Obama vs Ryan: how the deficit plans compare

A combination photo shows House Budget Committee Chairman Paul Ryan (R-WI) taking a question at a news conference held to unveil the House Republican budget blueprint in the Capitol in Washington April 5, 2011 and President Barack Obama delivering a speech on U.S. fiscal and budgetary deficit policy at the George Washington University in Washington, April 13, 2011.  REUTERS/Kevin Lamarque

President Barack Obama set a goal of reducing the U.S. deficit by $4 trillion within 12 years or less, in a speech outlining his plan to tackle the country’s massive debt problem. House Budget Committee Chairman Paul Ryan has laid out a dramatically different vision of a future debt-free America. Here’s a snapshot of how they compare. Add your views in the comments.

DEFICIT REDUCTION
Obama believes a goal of $4 trillion in deficit reduction over 12 years or less is achievable, and projects that it will reduce deficits as a share of the U.S. economy to about 2.5 percent of GDP in 2015, and put deficits on a path toward close to 2.0 percent of GDP toward the end of the decade.

Ryan’s 2012 budget reduces deficits over the next decade by $4.4 trillion, calls for $5.8 trillion in spending cuts and also calls for lower tax rates for businesses and individuals.

Budget and bipartisanship don’t mix on Valentine’s Day

Where’s the love?

Despite all the (whining?) and dining at the White House in the hopes of  bipartisanship and civility, Republicans got out the trash-talk for  President Barack Obama’s 2012 budget proposal.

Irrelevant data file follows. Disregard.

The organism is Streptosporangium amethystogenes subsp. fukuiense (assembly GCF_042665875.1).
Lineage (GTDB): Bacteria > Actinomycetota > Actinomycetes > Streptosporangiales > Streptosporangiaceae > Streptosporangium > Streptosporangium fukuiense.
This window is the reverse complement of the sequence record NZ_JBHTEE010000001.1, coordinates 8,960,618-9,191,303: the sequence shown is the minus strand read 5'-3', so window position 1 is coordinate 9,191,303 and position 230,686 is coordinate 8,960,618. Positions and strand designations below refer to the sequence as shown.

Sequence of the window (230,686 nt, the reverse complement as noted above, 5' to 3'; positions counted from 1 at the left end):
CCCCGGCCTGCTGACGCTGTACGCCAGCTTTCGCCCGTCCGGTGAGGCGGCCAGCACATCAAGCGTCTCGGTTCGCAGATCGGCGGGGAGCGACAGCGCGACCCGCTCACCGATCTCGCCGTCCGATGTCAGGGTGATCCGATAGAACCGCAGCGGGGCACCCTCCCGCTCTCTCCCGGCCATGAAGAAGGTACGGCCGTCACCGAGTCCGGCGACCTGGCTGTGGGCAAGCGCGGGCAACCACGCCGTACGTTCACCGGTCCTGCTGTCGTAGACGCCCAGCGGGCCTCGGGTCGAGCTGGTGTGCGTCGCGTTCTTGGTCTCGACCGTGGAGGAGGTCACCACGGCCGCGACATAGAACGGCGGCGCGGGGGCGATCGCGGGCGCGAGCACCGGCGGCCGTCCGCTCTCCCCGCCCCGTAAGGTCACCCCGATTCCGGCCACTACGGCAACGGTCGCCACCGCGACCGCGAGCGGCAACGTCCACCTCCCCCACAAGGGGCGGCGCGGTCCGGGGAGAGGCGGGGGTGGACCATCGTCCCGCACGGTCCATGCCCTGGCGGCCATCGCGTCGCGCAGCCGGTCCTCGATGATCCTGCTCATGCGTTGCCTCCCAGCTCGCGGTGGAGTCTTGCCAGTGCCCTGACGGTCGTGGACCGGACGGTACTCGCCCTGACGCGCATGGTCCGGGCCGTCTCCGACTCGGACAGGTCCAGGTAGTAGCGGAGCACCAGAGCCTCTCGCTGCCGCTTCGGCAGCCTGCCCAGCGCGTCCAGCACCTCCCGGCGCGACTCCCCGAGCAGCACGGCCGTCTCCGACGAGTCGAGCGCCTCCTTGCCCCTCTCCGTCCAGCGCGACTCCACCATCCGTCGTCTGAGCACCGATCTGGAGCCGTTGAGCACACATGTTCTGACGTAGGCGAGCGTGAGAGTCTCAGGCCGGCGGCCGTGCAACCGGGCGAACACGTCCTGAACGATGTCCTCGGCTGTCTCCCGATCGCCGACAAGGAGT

USA-BUDGET /Since Republicans control the House, and Democrats the Senate and White House, bipartisan action will be needed if any progress is to be made. Congressional Correspondent Richard Cowan takes a look at how the budget process works here.

Obama released a $3.7 trillion proposal as the first salvo in the annual budget wars. Republicans immediately marched out their disapproval.

As Obama speaks, Democrats target GOP’s Ryan

RTXCDYH_Comp-150x150President Barack Obama may grab all the headlines with his State of the Union address. But Democrats want the GOP’s chosen responder, Paul Ryan, to share the spotlight — as poster boy for politically unpopular ideas that could be used against Republicans in 2012.

Here’s New York Senate Democrat Chuck Schumer’s take on Ryan on that electorally tender topic, Social Security. “What Paul Ryan suggests — privatization — is really a dismantling of Social Security,” he tells MSNBC’s Morning Joe.

More than that, Schumer says Ryan epitomizes policies that are straight out of the 1920s, those heady days of flappers, speakeasys and laissez-faire good times that preceded the Great Depression.